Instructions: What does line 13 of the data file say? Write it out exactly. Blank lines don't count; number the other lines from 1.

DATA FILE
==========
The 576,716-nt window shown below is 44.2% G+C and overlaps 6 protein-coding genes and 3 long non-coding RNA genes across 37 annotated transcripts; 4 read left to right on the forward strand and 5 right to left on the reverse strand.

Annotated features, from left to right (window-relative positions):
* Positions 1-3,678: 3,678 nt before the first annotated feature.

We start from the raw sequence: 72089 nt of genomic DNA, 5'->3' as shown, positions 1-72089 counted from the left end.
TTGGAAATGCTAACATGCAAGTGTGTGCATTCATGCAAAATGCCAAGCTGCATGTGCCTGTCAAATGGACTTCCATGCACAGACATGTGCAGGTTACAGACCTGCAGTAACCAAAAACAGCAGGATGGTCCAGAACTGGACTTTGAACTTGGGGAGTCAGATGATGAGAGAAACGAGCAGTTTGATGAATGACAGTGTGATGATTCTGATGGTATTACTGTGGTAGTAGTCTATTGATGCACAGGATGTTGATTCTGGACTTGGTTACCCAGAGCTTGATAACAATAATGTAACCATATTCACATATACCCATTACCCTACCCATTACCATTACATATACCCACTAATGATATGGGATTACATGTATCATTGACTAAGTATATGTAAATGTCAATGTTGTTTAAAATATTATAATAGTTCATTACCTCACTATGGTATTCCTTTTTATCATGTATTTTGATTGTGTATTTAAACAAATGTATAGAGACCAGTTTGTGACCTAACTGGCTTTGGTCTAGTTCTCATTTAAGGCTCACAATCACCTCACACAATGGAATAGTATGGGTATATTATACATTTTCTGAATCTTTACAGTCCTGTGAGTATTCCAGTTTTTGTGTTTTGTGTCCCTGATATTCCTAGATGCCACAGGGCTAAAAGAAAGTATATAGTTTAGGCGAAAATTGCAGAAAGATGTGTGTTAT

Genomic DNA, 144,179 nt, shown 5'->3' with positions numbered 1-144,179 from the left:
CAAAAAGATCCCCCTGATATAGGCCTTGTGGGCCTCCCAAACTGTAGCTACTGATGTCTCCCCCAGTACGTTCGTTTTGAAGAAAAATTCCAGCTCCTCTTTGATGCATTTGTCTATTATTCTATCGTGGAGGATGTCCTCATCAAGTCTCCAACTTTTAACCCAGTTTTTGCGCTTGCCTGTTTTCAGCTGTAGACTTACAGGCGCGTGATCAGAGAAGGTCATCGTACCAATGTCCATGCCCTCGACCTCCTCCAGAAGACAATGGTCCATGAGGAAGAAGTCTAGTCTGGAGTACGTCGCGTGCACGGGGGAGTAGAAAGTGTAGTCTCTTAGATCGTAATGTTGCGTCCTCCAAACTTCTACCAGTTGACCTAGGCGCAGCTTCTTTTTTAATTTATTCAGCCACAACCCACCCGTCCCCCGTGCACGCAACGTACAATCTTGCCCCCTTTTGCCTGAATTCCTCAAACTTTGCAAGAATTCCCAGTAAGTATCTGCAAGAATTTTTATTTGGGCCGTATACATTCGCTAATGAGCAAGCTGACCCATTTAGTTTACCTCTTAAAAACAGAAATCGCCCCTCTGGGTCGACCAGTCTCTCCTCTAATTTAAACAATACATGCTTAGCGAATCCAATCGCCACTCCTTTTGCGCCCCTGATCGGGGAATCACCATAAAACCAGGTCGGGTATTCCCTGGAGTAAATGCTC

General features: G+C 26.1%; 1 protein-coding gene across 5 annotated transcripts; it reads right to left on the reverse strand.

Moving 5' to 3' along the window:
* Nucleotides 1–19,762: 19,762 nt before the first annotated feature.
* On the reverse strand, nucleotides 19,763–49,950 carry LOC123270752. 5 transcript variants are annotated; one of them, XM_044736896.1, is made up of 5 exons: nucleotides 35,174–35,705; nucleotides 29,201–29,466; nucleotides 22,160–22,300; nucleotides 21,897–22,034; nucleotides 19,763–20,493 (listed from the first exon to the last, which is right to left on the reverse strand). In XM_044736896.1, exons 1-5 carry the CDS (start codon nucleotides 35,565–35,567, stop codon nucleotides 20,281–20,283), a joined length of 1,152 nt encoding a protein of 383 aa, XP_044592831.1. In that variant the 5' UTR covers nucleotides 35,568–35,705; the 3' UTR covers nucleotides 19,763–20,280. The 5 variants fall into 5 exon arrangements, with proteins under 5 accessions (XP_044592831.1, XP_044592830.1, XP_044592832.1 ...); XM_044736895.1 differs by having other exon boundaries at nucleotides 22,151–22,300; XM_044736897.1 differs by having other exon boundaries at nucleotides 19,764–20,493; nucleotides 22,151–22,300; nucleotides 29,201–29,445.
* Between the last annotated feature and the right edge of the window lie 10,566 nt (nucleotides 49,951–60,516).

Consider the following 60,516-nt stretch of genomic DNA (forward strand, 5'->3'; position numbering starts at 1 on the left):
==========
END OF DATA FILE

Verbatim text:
Consider the following 60,516-nt stretch of genomic DNA (forward strand, 5'->3'; position numbering starts at 1 on the left):